Data received may be displayed on a dedicated screen or overlaid on a chart plotter or radar screen. In our case we display it on our Raymarine C80 chart plotter, where AIS targets appear as a magenta arrow in their true position on the chart.  Clicking the cursor on a target brings up a data screen showing all the data on that target.


AIS is a very valuable information system and an aid to collision avoidance. It is not infallible and should be used in conjunction with radar and visual observations. One great benefit is that it identifies a target by name so that one can now call up the target by voice VHF and address it by name with a much better chance of response than by calling an anonymous target.


Distress communications


Voice distress messages would be transmitted over VHF and/or SSB and satellite data messages sent by Inmarsat C or EPIRB (see below).




The EPIRB (Emergency Position-Indicating Radio Beacon) is a device which, when activated, transmits a signal by satellite on a dedicated frequency, continuously for a period of about 30 hours or until its battery is exhausted. This signal contains a unique code, which is registered to the vessel, and the position of the beacon is determined by the satellite. The beacon may be activated manually or by immersion in sea water.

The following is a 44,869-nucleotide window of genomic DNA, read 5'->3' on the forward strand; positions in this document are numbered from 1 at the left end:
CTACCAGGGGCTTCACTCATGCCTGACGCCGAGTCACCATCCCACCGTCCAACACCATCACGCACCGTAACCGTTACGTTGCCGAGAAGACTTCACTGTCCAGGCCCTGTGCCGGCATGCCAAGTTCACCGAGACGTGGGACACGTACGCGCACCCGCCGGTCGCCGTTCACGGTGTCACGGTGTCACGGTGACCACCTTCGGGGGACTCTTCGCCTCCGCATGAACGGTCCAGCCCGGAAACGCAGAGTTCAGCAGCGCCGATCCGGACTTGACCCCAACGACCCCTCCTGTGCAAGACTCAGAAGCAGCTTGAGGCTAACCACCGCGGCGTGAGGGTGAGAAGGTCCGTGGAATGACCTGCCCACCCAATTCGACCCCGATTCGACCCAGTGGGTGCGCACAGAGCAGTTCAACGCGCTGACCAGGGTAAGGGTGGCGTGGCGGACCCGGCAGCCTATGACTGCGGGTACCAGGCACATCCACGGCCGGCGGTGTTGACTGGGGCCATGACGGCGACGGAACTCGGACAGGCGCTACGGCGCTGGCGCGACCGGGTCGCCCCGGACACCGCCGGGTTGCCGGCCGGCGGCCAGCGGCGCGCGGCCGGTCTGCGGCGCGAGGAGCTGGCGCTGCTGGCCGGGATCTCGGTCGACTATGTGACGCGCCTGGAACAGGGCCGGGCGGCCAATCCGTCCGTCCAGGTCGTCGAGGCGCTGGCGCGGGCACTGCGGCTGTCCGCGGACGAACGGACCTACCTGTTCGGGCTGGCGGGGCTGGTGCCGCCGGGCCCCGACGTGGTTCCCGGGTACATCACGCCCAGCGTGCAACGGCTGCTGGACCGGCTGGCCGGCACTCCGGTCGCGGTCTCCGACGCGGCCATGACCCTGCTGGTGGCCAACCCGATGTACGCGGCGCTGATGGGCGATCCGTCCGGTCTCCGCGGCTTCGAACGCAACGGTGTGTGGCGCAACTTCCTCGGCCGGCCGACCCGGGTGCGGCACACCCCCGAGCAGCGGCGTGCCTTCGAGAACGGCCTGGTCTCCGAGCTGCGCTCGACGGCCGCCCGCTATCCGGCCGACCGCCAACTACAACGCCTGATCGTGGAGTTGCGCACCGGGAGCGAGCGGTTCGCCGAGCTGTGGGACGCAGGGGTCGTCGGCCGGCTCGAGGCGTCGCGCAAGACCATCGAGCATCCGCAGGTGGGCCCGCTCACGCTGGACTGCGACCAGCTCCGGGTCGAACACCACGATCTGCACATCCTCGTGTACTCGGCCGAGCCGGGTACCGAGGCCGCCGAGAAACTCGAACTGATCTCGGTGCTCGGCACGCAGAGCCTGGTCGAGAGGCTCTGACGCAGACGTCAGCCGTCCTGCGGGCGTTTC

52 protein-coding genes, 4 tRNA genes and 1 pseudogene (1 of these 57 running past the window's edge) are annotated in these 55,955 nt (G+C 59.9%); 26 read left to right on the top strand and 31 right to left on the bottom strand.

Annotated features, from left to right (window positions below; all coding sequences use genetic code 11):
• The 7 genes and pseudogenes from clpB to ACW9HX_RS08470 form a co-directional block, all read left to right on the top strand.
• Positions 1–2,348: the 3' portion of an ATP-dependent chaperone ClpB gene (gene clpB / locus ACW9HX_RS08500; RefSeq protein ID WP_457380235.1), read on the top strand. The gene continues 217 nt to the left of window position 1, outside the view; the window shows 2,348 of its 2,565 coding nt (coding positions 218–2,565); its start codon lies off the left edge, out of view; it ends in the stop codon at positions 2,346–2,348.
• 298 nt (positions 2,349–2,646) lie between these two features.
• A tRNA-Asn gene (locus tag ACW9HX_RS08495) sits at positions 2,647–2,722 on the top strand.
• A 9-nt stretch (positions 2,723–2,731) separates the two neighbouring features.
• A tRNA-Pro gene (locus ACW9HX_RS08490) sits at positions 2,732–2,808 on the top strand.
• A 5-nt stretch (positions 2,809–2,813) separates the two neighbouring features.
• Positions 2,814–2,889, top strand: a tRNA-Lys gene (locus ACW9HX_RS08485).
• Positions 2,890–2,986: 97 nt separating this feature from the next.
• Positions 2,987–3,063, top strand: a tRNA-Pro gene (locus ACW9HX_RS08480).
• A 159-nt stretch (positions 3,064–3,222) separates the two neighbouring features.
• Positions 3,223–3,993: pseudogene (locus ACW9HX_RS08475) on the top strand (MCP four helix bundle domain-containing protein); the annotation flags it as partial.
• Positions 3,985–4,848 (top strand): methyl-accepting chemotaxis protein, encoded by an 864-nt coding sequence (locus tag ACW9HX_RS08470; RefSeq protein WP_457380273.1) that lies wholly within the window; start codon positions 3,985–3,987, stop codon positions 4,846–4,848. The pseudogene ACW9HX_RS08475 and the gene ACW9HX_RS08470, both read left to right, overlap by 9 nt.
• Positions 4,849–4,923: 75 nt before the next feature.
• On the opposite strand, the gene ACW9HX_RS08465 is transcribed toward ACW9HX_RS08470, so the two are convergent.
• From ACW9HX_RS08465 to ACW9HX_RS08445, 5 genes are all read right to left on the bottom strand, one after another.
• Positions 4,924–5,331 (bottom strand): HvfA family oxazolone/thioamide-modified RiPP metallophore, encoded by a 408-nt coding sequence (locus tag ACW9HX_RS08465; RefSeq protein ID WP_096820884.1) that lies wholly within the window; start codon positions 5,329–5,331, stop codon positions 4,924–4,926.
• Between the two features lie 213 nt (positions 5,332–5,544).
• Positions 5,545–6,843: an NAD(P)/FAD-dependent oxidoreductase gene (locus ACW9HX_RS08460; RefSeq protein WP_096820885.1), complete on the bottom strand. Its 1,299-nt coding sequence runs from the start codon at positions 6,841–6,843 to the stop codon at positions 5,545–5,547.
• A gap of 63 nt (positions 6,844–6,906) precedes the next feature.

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You can email us at jj@alshaheen.co.uk

Aboard “Al Shaheen” we have the following means of communication:


VHF Radio